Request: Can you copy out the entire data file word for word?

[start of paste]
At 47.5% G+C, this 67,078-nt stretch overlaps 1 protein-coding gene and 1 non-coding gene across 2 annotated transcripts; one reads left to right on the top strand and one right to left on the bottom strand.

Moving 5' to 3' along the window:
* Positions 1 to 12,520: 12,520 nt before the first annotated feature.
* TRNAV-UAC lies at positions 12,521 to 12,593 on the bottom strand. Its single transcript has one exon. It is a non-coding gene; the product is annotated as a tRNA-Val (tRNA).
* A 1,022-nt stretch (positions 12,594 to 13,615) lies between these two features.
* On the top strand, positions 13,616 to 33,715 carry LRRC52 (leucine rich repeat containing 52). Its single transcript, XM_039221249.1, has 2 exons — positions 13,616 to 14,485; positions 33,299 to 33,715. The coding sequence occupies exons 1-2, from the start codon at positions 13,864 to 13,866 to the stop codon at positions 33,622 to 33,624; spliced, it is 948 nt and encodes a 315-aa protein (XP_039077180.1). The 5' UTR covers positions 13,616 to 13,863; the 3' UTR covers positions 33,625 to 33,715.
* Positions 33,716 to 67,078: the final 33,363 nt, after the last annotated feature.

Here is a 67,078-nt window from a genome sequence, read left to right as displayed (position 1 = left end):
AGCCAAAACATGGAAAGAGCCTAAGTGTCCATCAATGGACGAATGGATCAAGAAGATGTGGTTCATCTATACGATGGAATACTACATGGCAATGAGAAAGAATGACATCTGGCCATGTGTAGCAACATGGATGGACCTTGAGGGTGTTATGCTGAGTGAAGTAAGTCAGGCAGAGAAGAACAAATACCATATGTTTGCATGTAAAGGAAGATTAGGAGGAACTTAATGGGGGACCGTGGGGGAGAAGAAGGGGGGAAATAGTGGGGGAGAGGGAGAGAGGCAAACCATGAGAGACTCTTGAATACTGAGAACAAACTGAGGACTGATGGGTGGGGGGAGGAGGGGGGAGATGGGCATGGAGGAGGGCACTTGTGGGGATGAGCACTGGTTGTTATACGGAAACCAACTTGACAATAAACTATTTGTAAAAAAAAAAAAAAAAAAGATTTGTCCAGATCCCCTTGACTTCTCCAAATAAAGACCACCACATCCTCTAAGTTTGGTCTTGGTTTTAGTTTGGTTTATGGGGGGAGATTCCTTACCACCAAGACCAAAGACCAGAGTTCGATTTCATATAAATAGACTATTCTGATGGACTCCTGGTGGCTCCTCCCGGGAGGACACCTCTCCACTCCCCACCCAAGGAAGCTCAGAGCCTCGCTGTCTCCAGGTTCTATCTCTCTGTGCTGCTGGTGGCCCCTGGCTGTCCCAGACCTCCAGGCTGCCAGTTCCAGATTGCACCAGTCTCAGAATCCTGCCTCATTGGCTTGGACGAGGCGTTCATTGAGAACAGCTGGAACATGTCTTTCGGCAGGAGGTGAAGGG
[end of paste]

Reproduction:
At 47.5% G+C, this 67,078-nt stretch overlaps 1 protein-coding gene and 1 non-coding gene across 2 annotated transcripts; one reads left to right on the top strand and one right to left on the bottom strand.

Moving 5' to 3' along the window:
* Positions 1 to 12,520: 12,520 nt before the first annotated feature.
* TRNAV-UAC lies at positions 12,521 to 12,593 on the bottom strand. Its single transcript has one exon. It is a non-coding gene; the product is annotated as a tRNA-Val (tRNA).
* A 1,022-nt stretch (positions 12,594 to 13,615) lies between these two features.
* On the top strand, positions 13,616 to 33,715 carry LRRC52 (leucine rich repeat containing 52). Its single transcript, XM_039221249.1, has 2 exons — positions 13,616 to 14,485; positions 33,299 to 33,715. The coding sequence occupies exons 1-2, from the start codon at positions 13,864 to 13,866 to the stop codon at positions 33,622 to 33,624; spliced, it is 948 nt and encodes a 315-aa protein (XP_039077180.1). The 5' UTR covers positions 13,616 to 13,863; the 3' UTR covers positions 33,625 to 33,715.
* Positions 33,716 to 67,078: the final 33,363 nt, after the last annotated feature.

Here is a 67,078-nt window from a genome sequence, read left to right as displayed (position 1 = left end):
AGCCAAAACATGGAAAGAGCCTAAGTGTCCATCAATGGACGAATGGATCAAGAAGATGTGGTTCATCTATACGATGGAATACTACATGGCAATGAGAAAGAATGACATCTGGCCATGTGTAGCAACATGGATGGACCTTGAGGGTGTTATGCTGAGTGAAGTAAGTCAGGCAGAGAAGAACAAATACCATATGTTTGCATGTAAAGGAAGATTAGGAGGAACTTAATGGGGGACCGTGGGGGAGAAGAAGGGGGGAAATAGTGGGGGAGAGGGAGAGAGGCAAACCATGAGAGACTCTTGAATACTGAGAACAAACTGAGGACTGATGGGTGGGGGGAGGAGGGGGGAGATGGGCATGGAGGAGGGCACTTGTGGGGATGAGCACTGGTTGTTATACGGAAACCAACTTGACAATAAACTATTTGTAAAAAAAAAAAAAAAAAAGATTTGTCCAGATCCCCTTGACTTCTCCAAATAAAGACCACCACATCCTCTAAGTTTGGTCTTGGTTTTAGTTTGGTTTATGGGGGGAGATTCCTTACCACCAAGACCAAAGACCAGAGTTCGATTTCATATAAATAGACTATTCTGATGGACTCCTGGTGGCTCCTCCCGGGAGGACACCTCTCCACTCCCCACCCAAGGAAGCTCAGAGCCTCGCTGTCTCCAGGTTCTATCTCTCTGTGCTGCTGGTGGCCCCTGGCTGTCCCAGACCTCCAGGCTGCCAGTTCCAGATTGCACCAGTCTCAGAATCCTGCCTCATTGGCTTGGACGAGGCGTTCATTGAGAACAGCTGGAACATGTCTTTCGGCAGGAGGTGAAGGG